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Restrictive practices

  • Issues papers
Publication date

Our latest issues paper looks at the use and impact of restrictive practices on people with disability. We want to know about the effects of restrictive practice on people with disability. We are also interested in understanding how laws, policies and practices around restrictive practices can be improved to better prevent and protect people with disability from violence, abuse, neglect and exploitation.

The issues paper asks 13 questions to help people and organisations to provide responses. The paper is available in Easy Read, PDF and DOCX.

How to respond

The Royal Commission has extended the deadline for this issues paper. We encourage responses from individuals and organisations by 02 October 2020. After this date, any comments about this issues paper can be made via the submissions process.

  • electronically to DRCEnquiries@royalcommission.gov.au
  • in writing to GPO Box 1422, Brisbane, Queensland 4001
  • by phone on 1800 517 199 or +61 7 3734 1900, we can make a time with you to take your response over the phone (Monday to Friday, excluding national public holidays)
  • by audio recording
  • by video recording.

Responses can be in any language. The Royal Commission will translate the response to English.

We may make your response public unless you tell us not to.

Issues paper (Auslan) - Restrictive practices
 

We are the Disability Royal Commission.

We have written an issues paper on an important topic. We invite you to respond.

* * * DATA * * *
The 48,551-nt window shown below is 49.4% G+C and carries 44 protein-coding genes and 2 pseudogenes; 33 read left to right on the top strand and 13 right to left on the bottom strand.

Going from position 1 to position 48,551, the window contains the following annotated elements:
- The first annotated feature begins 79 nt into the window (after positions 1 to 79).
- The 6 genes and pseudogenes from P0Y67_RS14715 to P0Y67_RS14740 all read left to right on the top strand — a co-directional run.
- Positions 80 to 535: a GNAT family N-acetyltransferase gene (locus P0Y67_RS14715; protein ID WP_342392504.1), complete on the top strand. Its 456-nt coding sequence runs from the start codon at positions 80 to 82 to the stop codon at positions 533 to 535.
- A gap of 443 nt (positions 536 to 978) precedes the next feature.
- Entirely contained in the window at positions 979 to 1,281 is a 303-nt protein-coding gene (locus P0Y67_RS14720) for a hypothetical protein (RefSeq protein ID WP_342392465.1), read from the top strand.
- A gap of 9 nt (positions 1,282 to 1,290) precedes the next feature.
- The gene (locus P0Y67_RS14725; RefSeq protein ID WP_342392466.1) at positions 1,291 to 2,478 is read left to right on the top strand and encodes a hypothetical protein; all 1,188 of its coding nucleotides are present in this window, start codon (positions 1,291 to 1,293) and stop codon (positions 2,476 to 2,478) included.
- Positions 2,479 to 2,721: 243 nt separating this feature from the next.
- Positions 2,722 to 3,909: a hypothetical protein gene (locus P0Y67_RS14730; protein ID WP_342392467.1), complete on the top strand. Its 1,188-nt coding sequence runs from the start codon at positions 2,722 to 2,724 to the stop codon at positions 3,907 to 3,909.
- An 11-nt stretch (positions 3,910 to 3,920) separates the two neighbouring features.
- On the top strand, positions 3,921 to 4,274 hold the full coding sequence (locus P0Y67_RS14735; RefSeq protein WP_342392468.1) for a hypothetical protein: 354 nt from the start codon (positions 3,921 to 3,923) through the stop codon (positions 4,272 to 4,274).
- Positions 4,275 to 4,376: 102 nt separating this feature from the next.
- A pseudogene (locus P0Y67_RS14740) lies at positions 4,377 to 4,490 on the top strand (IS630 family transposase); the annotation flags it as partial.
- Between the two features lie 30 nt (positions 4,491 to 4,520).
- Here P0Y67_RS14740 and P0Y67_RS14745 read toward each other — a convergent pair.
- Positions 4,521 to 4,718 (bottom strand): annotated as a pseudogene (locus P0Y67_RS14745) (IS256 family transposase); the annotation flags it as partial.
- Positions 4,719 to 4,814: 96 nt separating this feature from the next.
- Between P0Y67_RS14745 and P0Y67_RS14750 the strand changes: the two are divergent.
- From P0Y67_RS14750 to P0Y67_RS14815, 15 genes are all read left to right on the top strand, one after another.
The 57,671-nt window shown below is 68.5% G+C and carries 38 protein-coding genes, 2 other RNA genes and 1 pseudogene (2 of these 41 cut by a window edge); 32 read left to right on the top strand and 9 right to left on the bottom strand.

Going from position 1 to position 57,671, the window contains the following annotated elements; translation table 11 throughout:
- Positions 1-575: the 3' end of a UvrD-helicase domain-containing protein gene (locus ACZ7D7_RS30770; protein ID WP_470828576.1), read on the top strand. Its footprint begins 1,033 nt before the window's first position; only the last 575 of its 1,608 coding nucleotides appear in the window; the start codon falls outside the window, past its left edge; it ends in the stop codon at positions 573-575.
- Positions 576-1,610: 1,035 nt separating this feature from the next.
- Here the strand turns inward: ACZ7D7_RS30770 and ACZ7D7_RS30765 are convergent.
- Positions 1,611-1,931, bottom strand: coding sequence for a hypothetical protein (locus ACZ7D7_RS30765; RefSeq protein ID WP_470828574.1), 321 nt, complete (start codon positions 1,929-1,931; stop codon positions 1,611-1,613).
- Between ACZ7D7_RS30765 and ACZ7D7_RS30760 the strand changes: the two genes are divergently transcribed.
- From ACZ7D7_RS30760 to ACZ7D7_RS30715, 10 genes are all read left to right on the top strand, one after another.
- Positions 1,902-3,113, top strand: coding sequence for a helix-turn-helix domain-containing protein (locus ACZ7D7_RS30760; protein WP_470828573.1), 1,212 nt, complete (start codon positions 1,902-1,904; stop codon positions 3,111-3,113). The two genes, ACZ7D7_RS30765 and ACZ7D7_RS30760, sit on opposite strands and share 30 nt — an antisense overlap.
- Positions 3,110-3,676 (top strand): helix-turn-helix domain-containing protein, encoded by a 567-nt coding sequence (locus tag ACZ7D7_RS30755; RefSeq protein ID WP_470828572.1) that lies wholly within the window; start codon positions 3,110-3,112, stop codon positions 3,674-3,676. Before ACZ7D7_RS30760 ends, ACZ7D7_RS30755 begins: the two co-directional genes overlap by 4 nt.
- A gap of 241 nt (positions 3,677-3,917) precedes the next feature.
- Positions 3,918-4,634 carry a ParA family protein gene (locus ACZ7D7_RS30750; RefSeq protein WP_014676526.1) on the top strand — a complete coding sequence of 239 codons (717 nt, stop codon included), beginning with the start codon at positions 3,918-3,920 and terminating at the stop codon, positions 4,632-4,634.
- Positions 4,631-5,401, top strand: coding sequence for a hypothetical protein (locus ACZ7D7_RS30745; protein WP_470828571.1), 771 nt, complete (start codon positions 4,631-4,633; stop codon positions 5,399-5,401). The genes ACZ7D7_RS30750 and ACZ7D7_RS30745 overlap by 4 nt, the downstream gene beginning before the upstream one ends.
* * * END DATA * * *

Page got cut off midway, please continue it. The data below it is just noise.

Your responses will help us in our work.

We are interested in the use of restrictive practices on people with disability.

Restrictive practices stop a person from moving around freely, or how they want.

Restrictive practices include seclusion, for example, locking a person in a room.

Restrictive practices also include using restraints.

Examples of retrains might be holding a person down on the ground so they cannot move in hospital.

Or using medication to change their behaviour.

Or tying a person to a chair in a classroom or locking a fridge in a group home to stop a person from accessing it.

Or always telling a person that doing an activity is too dangerous even if it isn't.

Restrictive practices can hurt a person.

They can cause physical or psychological harm.

They may even cause death

Approaches to restrictive practices

There are lots of laws and policies about restrictive practices.

There are national agreements to try to reduce or stop the use of restrictive practices in Australia.

The National Disability Insurance Scheme has rules about restrictive practices.

Many people believe restrictive practices are not needed.

Other people believe that they are sometimes needed to protect people from harming themselves or others.

Research shows that restrictive practices can be prevented or avoided.

Questions

This issues paper includes 13 questions.

These questions ask about different things such as:

  • Where, when, how and why are restrictive practices used on people with disability?
  • What is the impact of restrictive practices?
  • Are restrictive practices needed?
  • What rules should there be around restrictive practices?
  • What alternatives are there to restrictive practices?

Your response

You so not have to answer every question.

You can response in any way you like.

You can response writing or video recording.

To read the full issues paper, and for more details on how

to response, go to the Policy and Research section on our website.

Thank you.